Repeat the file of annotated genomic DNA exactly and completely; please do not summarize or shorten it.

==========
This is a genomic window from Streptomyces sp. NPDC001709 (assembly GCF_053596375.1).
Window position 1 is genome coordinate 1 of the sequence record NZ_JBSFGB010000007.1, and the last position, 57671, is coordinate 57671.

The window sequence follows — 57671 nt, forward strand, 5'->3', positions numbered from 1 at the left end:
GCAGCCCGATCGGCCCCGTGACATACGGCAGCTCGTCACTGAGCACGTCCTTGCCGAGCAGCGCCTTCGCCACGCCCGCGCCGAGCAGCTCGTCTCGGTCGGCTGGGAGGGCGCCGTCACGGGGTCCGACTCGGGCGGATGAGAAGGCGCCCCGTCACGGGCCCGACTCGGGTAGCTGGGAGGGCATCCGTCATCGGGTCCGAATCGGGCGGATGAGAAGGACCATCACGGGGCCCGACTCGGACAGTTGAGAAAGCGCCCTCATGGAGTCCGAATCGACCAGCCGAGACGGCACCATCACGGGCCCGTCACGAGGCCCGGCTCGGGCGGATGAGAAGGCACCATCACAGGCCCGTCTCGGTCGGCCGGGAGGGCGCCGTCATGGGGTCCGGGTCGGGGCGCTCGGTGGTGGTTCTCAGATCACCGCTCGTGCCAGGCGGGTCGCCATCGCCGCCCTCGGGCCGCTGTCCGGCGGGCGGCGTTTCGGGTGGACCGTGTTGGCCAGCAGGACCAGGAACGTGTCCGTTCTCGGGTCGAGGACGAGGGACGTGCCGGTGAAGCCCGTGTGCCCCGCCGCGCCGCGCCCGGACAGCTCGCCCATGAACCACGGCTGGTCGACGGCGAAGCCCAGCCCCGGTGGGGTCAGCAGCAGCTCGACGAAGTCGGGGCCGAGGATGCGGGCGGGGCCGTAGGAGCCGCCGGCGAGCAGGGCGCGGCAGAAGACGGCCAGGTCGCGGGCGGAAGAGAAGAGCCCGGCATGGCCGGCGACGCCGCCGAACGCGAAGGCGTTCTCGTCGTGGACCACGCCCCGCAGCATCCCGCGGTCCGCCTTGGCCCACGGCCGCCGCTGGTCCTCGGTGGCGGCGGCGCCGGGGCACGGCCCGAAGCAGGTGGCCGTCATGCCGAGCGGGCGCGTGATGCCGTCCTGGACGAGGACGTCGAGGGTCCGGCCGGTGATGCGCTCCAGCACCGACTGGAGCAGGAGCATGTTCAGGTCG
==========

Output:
This is a genomic window from Streptomyces sp. NPDC001709 (assembly GCF_053596375.1).
Window position 1 is genome coordinate 1 of the sequence record NZ_JBSFGB010000007.1, and the last position, 57671, is coordinate 57671.

The window sequence follows — 57671 nt, forward strand, 5'->3', positions numbered from 1 at the left end:
GCAGCCCGATCGGCCCCGTGACATACGGCAGCTCGTCACTGAGCACGTCCTTGCCGAGCAGCGCCTTCGCCACGCCCGCGCCGAGCAGCTCGTCTCGGTCGGCTGGGAGGGCGCCGTCACGGGGTCCGACTCGGGCGGATGAGAAGGCGCCCCGTCACGGGCCCGACTCGGGTAGCTGGGAGGGCATCCGTCATCGGGTCCGAATCGGGCGGATGAGAAGGACCATCACGGGGCCCGACTCGGACAGTTGAGAAAGCGCCCTCATGGAGTCCGAATCGACCAGCCGAGACGGCACCATCACGGGCCCGTCACGAGGCCCGGCTCGGGCGGATGAGAAGGCACCATCACAGGCCCGTCTCGGTCGGCCGGGAGGGCGCCGTCATGGGGTCCGGGTCGGGGCGCTCGGTGGTGGTTCTCAGATCACCGCTCGTGCCAGGCGGGTCGCCATCGCCGCCCTCGGGCCGCTGTCCGGCGGGCGGCGTTTCGGGTGGACCGTGTTGGCCAGCAGGACCAGGAACGTGTCCGTTCTCGGGTCGAGGACGAGGGACGTGCCGGTGAAGCCCGTGTGCCCCGCCGCGCCGCGCCCGGACAGCTCGCCCATGAACCACGGCTGGTCGACGGCGAAGCCCAGCCCCGGTGGGGTCAGCAGCAGCTCGACGAAGTCGGGGCCGAGGATGCGGGCGGGGCCGTAGGAGCCGCCGGCGAGCAGGGCGCGGCAGAAGACGGCCAGGTCGCGGGCGGAAGAGAAGAGCCCGGCATGGCCGGCGACGCCGCCGAACGCGAAGGCGTTCTCGTCGTGGACCACGCCCCGCAGCATCCCGCGGTCCGCCTTGGCCCACGGCCGCCGCTGGTCCTCGGTGGCGGCGGCGCCGGGGCACGGCCCGAAGCAGGTGGCCGTCATGCCGAGCGGGCGCGTGATGCCGTCCTGGACGAGGACGTCGAGGGTCCGGCCGGTGATGCGCTCCAGCACCGACTGGAGCAGGAGCATGTTCAGGTCG